Mutual Regulation of Arabidopsis thaliana Ethylene-responsive Element Binding Protein and a Plant Floral Homeotic Gene, APETALA2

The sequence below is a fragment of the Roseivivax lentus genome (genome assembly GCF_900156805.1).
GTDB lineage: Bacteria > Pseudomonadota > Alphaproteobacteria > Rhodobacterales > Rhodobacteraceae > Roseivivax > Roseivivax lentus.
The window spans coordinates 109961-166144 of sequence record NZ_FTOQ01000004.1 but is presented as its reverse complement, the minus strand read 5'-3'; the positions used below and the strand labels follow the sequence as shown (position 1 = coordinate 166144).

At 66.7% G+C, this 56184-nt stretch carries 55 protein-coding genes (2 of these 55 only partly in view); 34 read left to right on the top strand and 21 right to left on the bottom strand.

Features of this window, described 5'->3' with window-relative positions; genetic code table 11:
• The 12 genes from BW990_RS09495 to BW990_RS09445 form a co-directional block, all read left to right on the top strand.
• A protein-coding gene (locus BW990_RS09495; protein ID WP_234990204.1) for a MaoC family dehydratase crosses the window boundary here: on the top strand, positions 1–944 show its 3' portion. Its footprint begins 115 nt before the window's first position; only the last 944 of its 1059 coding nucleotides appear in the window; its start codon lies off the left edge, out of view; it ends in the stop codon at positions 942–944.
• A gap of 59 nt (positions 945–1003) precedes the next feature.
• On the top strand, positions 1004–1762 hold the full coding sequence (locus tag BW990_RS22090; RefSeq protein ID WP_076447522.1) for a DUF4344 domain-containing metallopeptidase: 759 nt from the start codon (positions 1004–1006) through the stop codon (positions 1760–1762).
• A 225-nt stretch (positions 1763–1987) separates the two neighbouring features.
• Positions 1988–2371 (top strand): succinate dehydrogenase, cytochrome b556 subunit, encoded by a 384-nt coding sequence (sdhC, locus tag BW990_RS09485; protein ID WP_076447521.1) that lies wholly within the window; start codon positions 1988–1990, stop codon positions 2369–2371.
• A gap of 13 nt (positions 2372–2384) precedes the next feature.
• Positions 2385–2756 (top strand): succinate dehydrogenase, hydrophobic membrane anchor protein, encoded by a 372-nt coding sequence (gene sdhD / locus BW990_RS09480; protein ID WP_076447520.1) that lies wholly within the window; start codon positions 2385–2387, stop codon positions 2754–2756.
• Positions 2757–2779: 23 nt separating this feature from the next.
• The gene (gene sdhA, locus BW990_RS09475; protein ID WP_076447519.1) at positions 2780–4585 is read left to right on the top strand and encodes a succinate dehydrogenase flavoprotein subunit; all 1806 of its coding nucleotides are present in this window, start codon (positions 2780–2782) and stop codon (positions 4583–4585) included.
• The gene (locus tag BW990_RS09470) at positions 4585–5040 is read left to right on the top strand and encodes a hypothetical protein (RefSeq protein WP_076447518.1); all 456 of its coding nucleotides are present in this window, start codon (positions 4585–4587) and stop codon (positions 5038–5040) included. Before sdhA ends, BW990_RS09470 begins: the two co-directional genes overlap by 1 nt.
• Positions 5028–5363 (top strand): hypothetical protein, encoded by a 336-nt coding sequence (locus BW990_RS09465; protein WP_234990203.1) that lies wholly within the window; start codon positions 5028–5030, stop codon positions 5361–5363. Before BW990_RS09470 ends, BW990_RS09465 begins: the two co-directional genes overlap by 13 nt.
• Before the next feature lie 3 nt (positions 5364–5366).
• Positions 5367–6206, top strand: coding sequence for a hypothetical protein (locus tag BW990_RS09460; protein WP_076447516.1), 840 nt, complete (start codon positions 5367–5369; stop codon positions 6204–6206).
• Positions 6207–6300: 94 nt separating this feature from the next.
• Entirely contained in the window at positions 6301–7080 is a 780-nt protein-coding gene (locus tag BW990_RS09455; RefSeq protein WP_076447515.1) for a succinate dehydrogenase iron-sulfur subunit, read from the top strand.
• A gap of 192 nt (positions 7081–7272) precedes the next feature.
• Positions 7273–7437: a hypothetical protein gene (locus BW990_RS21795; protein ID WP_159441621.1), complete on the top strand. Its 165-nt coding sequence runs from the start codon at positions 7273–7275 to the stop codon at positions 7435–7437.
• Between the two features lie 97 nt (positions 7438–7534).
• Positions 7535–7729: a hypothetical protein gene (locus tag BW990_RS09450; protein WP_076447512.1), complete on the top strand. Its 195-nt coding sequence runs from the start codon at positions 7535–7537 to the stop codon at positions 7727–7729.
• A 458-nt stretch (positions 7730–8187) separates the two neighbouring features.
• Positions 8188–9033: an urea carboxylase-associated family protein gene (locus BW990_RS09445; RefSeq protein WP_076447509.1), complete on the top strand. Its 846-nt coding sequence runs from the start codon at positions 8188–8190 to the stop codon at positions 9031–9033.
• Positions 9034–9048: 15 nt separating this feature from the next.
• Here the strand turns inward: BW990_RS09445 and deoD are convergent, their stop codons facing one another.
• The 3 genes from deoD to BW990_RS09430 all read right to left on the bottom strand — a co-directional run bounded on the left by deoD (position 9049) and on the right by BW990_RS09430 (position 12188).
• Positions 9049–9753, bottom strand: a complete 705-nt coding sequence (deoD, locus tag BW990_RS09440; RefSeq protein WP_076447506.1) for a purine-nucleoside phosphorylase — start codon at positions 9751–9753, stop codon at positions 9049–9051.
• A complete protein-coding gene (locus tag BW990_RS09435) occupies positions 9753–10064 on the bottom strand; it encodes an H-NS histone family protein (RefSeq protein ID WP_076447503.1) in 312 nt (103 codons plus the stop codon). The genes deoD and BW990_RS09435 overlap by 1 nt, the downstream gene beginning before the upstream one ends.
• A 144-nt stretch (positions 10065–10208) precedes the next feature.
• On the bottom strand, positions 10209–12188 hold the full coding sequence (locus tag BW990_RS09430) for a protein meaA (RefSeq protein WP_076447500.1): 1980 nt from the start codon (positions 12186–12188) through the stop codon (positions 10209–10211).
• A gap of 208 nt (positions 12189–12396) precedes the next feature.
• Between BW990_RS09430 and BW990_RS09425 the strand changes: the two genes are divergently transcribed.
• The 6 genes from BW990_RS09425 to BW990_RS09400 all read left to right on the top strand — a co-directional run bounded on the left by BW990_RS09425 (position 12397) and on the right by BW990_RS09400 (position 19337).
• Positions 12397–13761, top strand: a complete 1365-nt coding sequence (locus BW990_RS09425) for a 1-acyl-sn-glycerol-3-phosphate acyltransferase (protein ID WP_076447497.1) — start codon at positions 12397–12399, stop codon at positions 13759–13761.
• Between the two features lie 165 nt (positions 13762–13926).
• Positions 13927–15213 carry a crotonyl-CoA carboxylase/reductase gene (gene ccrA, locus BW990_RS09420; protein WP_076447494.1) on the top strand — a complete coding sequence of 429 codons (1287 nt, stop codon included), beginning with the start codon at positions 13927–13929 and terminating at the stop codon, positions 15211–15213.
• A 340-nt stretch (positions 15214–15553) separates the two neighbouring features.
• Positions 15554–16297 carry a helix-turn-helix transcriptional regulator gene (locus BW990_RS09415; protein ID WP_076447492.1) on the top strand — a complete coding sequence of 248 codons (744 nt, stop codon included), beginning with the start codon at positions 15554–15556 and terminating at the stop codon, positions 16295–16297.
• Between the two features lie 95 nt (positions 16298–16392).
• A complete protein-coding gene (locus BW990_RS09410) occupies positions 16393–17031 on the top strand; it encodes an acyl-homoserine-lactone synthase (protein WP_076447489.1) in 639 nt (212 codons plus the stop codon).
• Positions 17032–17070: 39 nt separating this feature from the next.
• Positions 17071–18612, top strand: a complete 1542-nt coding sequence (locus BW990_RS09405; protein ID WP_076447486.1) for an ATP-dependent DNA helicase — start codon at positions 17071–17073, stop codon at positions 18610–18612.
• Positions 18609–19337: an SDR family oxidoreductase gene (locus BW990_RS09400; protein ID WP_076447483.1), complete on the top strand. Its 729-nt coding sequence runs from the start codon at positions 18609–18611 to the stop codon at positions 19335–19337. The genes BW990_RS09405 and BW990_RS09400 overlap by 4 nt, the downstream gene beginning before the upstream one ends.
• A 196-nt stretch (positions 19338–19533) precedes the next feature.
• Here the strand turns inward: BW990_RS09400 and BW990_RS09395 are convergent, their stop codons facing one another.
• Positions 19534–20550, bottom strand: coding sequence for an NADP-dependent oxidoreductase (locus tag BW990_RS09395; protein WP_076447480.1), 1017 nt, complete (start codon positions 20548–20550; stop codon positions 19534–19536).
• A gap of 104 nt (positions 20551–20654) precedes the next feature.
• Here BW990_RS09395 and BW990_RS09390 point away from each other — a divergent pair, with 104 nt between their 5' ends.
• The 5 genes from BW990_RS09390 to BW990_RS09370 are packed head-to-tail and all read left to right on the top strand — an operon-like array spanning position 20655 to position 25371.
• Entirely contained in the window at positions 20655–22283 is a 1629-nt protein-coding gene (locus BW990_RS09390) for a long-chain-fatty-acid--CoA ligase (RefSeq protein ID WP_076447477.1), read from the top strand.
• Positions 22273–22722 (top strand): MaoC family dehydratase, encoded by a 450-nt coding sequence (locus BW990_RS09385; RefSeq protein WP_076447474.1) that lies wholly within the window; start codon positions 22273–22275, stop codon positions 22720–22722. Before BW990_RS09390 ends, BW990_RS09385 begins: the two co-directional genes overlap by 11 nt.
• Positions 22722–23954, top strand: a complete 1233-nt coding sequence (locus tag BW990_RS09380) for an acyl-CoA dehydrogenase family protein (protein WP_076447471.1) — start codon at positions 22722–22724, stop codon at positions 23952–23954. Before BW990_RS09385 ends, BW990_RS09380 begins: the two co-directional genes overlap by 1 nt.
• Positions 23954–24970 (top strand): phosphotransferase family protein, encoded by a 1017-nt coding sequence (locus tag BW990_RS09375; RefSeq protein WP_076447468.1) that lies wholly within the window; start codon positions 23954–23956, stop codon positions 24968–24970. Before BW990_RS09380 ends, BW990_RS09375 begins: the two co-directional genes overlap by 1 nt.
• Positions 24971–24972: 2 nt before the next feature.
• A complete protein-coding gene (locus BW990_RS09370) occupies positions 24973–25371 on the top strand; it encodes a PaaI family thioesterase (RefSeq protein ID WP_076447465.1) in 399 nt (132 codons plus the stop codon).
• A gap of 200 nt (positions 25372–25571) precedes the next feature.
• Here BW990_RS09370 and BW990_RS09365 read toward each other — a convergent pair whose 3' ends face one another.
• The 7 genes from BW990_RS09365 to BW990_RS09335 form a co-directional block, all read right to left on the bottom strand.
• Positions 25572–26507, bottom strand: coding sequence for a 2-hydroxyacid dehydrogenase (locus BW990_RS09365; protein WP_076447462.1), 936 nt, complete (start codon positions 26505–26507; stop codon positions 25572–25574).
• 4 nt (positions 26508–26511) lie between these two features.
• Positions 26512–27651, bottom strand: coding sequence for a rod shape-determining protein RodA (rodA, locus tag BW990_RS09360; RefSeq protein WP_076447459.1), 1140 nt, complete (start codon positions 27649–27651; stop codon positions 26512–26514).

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1 Annals of Botany 99: , 2007 doi: /aob/mcl265, available online at Mutual Regulation of Arabidopsis thaliana Ethylene-responsive Element Binding Protein and a Plant Floral Homeotic Gene, APETALA2 TARO OGAWA 1, HIROFUMI UCHIMIYA 1,2 and MAKI KAWAI-YAMADA 1,3, * 1 Institute of Molecular and Cellular Biosciences, The University of Tokyo, Yayoi, Bunkyo-ku, Tokyo , Japan, 2 Iwate Biotechnology Research Center, Kitakami, Iwate , Japan and 3 Japan Science and Technology Agency (JST), CREST, Honcho, Kawaguchi, Saitama , Japan Received: 29 August 2006 Returned for revision: 5 October 2006 Accepted: 31 October 2006 Published electronically: 4 January 2007 Background and Aims It has previously been shown that Arabidopsis thaliana ethylene-responsive element binding protein () contributed to resistance to abiotic stresses. Interestingly, it has also been reported that expression of ethylene-responsive factor (ERF) genes including were regulated by the activity of APETALA2 (), a floral homeotic factor. is known to regulate expression of several floral-specific homeotic genes such as AGAMOUS. The aim of this study was to clarify the relationship between and in gene expression. Methods Northern blot analysis was performed on ap2 mutants, ethylene-related Arabidopsis mutants and transgenic Arabidopsis plants over-expressing, and a T-DNA insertional mutant of. Phenotypic analysis of these plants was performed. Key Results Expression levels of ERF genes such as and AtERF1 were increased in ap2 mutants. Over-expression of caused upregulation of expression in leaves. expression was suppressed by the null-function of ethylene-insensitive2 (EIN2), although expression was not affected by ethylene treatment. Loss of function slightly reduced the average number of stamens. Conclusions and are mutually regulated in terms of gene expression. expression was affected by EIN2 but was not regulated by ethylene treatment. Key words: APETALA2, Arabidopsis thaliana,, ERF, EIN2, EIN3. INTRODUCTION Co-ordinated regulation of gene expression is an essential biological event, especially when each transcriptional factor acts as a key regulator. In Arabidopsis, the floral meristem produces four concentric whorls of floral organs (sepals, petals, stamens and carpels). According to the ABC model for the determination of floral organ identity, A activity specifies sepals, A and B activities lead to petals, B and C activities lead to stamens, and C activity specifies carpels (Weigel and Meyerowitz, 1994). The APETALA2 () gene, which belongs to the A class of genes, exhibits several characteristics distinct from other ABC genes. Although most ABC genes contain a MADS domain, contains two APETALA2/ ethylene-responsive element binding protein (/ EREBP) domains (Jofuku et al., 1994). The transcript is not observed in a region-specific pattern in the four wholes of flower, and is detected in other vegetative tissues (Jofuku et al., 1994; Okamuro et al., 1997). Recent reports showed that controlled seed mass (Jofuku et al., 1994, 2005; Ohto et al., 2005) and that expression of the protein was translationally regulated by the microrna mi172 (Aukerman and Sakai, 2003; Chen, 2004). Thus, may play an important role in both floral and whole-plant development. * For correspondence. belongs to the /EREBP family, one of the largest groups of plant transcriptional factors (Riechmann et al., 2000). It is known that suppresses expression of AGAMOUS, the C gene of a floral homeotic gene (Drews et al., 1991; Bomblies et al., 1999). In addition, regulates the expression of ethylene-responsive factor (ERF) genes containing one /EREBP domain (Okamuro et al., 1997). However, the relationship of the transcriptional regulation between and ERF genes is not fully understood. Previously, we characterized Arabidopsis thaliana ethylene-responsive element binding protein (), one of the ERF genes, as a transcriptional activator (Ogawa et al., 2005). is regulated by an ethylene signal (Büttner and Singh, 1997; Ogawa et al., 2005). It was clarified that is regulated by EIN2, but not EIN3, suggesting that expression is independently regulated under EIN3 in ethylene signalling. Interestingly, it was reported that expression was regulated by (Okamuro et al., 1997). Nevertheless, relationships between and in ethylene signal transduction have not been investigated in detail. Here, we show that regulates ERF genes such as and AtERF1, and the over-expression of causes the accumulation of transcripts. The regulation of in ethylene signalling and the functional role of in floral development are also demonstrated. # The Author Published by Oxford University Press on behalf of the Annals of Botany Company. All rights reserved. For Permissions, please